Because surely we can do better than billboards telling girls to stay home. Surely we can do better than a thirty-second news clip.
I realized that communities are, in fact, doing lots of things to address violence on their own, without the help of police or the government. They‘re creating solutions that address local problems and are led by local people. And many First Nations are drawing on their own cultural teachings and traditions in these solutions.
One program that stands out for me is the Moosehide Project, started by Paul Lacerte at the BC Association of Aboriginal Friendship Centers. In Paul’s program, boys and men within a community take a pledge not to be violent toward the girls and women in their lives. And they also pledge to keep one another accountable. Often, communities go through traditional hunting processes to harvest the hide and integrate other local cultural practices. It draws on the strengths of the land, the animals and the men’s obligations to their ancestors. This is happening on a small scale in communities all across BC and it’s spreading fast.
Other solutions involve restoring the cultural roles of young people, integrating traditional conflict resolution, calling on elders to settle disputes. Or creating informal safe houses, or training emergency response teams made up of local people.
As I talked to people in native communities all across BC, my view on law started to shift. I started to see these solutions not as just local social changes, but as the operation of a different kind of law: Indigenous law.
Now what do I mean by Indigenous law? Don’t we need the courts to uphold our laws?
Well before the Indian Act turned us into Indians, before Canada became Canada, we native people were Kwagiulth, Haida, and Nuu-Chah-Nulth. We were Skeetchestn, Tsimishian and Nisga’a. We can see on this map that there were, and are, many distinct language groups across BC. Each language represents a distinct Indigenous Nation, with their own set of cultural systems, social norms, ceremonial practices, and yes, laws. These laws governed our lives for thousands of years, not upheld through a court system or police, but by a network of individuals who kept each other accountable.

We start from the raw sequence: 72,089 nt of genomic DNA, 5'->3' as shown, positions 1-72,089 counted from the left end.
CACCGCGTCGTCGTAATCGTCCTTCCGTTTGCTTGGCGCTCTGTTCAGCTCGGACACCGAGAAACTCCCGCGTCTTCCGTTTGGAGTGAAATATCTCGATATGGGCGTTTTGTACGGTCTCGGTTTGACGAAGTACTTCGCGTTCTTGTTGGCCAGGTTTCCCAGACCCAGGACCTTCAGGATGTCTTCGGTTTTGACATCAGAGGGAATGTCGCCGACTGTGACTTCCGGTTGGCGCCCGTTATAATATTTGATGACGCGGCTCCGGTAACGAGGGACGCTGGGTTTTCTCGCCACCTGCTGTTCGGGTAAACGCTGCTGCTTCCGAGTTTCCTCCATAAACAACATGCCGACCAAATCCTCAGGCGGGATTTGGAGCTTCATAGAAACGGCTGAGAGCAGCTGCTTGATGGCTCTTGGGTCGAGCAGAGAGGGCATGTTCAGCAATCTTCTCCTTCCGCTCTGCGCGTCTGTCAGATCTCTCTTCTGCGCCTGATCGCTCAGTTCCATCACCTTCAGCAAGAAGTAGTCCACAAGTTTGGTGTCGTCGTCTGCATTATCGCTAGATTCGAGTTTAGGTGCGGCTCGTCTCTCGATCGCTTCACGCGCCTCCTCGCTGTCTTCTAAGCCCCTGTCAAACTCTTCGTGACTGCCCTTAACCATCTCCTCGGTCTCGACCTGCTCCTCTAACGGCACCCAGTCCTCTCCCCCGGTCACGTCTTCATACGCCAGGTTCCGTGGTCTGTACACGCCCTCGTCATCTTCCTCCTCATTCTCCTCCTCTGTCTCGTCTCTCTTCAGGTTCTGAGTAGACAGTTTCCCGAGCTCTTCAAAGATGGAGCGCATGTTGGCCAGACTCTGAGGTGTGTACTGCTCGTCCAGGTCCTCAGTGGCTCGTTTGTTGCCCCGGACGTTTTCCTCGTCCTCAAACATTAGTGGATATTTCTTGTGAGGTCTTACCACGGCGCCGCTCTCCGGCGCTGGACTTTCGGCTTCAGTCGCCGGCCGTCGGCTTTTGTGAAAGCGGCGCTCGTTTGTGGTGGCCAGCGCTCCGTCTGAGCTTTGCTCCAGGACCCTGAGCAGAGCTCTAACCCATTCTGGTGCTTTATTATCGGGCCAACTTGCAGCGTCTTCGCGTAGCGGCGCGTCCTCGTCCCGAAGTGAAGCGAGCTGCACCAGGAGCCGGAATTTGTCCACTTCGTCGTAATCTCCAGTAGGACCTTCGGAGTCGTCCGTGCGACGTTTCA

Canadian law turned all these individual groups, all these distinct cultures, into one thing: Status Indians. And all of us became subject to federal law. This federal law is now supposed to help us to address violence and abuse, but clearly it is failing.
Thinking about these networks, we can see that the laws of Canada that were plunked down on top of native communities have an entirely different geography. One big national law versus local level networks. But what is rarely seen is that those legal relationships, the identities and cultural practices remain alive and active underneath the laws of Canada.
Right now, in many rural areas, if you call the police for help, they may not get there for a day, or two, or, I’ve heard, even a week. So you can see why local solutions, right here and now, might be more effective.
I’ve noticed that local strategies have a different quality than those offered by criminal law. Instead of appealing to some powerful figure like the police or a judge for help, with Indigenous law, all members of a community are actively involved in upholding local laws. This activates our sense of power, our agency.
So what is agency? We might define it as the capacity of a person to act in the world. Or the ability to make choices for yourself. This is a fundamental quality of being a person in society, of feeling like you matter, like you are in control of your own life.